Fall 2016
Fall 2016

Balancing Hobbies and Passions
At ICO orientation, new students are told that, “a one-dimensional student doesn’t make a good optometrist.” When you were in optometry school, how did you balance studying with other hobbies and passions? How do these pastimes affect you as a doctor today?

Arol Augsburger, OD

ICO President

Since my wife Stephanie and I got married two weeks before I started optometry college, I had lots of “passion” for activities other than optometry school. We didn’t have much money, but we had a paid-for four year-old car. Gas was 32 cents a gallon and our apartment cost us $87 a month. One of our favorite activities was to go for rides exploring the city, its parks, and historical places, usually for free. In those days, I was still involved with traditional athletics, and played on the intramural football, basketball, and softball teams. Both the intra-city travel and these sports kept me grounded.

Interestingly, these activities are still appreciated today, but the geography for travel has broadened to all over the country in my work promoting ICO. The sports have changed to golf, which I play at least twice a week (often related to ICO,) and optometry business. Oh, and that “passion” resulted in three sons (and now eleven grandchildren) who occupy a special place in our lives.


Robin Rinearson, OD ‘77

I worked in a pharmacy for the 4 years that I was at ICO. I made the unheard of sum of $5.00 an hour… I was on easy street!! I have often said that I only work to support my travel habit. So, the summer between the 1st and 2nd year, some friends from my undergrad school embarked on a 5-week road trip from one end of the USA to the other. I married in December 1975, and at the winter break from the 2nd year of school, was able to go on a trip to England with my family.

I have always needed a physical outlet for energy. I took up a pottery-throwing course that was given in a studio in downtown Chicago and loved it. I could beat the clay and toss it around and get all of my frustration taken care of in a socially appropriate way.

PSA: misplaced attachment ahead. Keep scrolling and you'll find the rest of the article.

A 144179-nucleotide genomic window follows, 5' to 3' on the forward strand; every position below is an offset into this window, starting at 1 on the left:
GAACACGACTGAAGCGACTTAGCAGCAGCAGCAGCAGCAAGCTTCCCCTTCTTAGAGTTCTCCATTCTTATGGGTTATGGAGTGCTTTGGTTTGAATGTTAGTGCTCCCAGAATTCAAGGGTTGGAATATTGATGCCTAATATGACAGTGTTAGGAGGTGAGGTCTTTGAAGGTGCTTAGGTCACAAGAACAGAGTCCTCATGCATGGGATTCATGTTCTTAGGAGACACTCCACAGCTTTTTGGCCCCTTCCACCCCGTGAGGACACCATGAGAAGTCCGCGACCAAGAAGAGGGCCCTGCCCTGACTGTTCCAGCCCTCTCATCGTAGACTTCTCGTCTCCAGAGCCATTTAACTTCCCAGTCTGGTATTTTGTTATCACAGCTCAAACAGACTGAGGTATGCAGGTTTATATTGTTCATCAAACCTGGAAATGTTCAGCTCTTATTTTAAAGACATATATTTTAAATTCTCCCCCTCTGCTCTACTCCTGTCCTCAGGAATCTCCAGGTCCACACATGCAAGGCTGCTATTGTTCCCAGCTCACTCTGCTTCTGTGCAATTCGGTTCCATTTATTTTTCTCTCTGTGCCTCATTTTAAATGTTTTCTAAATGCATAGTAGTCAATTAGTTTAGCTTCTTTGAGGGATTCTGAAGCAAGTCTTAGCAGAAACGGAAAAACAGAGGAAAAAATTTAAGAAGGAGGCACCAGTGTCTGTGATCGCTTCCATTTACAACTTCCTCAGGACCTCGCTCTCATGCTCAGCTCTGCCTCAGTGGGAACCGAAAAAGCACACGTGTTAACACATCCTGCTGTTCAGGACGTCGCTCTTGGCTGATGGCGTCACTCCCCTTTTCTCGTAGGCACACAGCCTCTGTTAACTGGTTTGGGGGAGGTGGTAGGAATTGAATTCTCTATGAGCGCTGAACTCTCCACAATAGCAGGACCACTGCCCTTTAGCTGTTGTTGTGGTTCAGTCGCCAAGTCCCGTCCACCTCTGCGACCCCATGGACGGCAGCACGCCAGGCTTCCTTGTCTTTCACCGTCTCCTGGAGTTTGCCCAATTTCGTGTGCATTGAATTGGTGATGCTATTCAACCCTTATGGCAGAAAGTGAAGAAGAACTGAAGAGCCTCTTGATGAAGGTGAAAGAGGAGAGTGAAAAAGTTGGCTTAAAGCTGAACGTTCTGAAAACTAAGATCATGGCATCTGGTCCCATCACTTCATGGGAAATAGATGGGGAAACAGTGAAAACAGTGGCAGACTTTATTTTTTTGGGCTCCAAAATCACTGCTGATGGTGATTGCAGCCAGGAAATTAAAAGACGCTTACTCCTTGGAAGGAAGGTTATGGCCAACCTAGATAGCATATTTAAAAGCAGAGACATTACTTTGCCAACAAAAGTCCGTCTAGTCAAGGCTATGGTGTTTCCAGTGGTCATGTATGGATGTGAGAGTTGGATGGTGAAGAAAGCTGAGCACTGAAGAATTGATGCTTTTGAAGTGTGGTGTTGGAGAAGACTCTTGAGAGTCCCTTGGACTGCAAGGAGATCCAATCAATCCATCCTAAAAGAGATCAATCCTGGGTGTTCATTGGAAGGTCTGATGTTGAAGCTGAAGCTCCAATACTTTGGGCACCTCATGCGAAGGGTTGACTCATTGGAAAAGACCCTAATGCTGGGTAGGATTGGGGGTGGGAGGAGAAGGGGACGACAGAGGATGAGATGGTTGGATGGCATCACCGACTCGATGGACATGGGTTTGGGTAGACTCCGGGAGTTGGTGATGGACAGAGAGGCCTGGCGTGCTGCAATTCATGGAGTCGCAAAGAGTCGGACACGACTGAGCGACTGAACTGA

In addition to examining patient’s eyes, I often give travel tips and share my favorite websites for the best fares! I have hung up dozens of photos of wildlife in the office- taken while on safaris and other adventures. I like down hill skiing, scuba diving, and white water rafting. I have taken up woodworking, and turn pens and bowls. I have also taken up fused glasswork. All of these things help my creative outlet and enable me to enjoy all of the things that life has to offer.


Bary Brown, OD ‘75

I grew up in a small farming community in Nebraska. Everyone in Auburn seemed to care about each other. Community involvement meant something. Helping each other was important. At ICO, I discovered that one’s passion to help others was the foundation of a professional practice. It is not what you know that is so important, but why you do what you do.

I participated in the Big Brothers of Chicago program in my second year at ICO. I became a big brother to two boys who lost their father. Their mother struggled with two jobs. She barely could afford rent. For three years, I spent nearly every weekend with them. I helped them grow up, but they helped me even more. Those little boys couldn’t care less how smart I was. They needed to know that I cared about them. In your practice, you will find that your patients will feel the same way about you.

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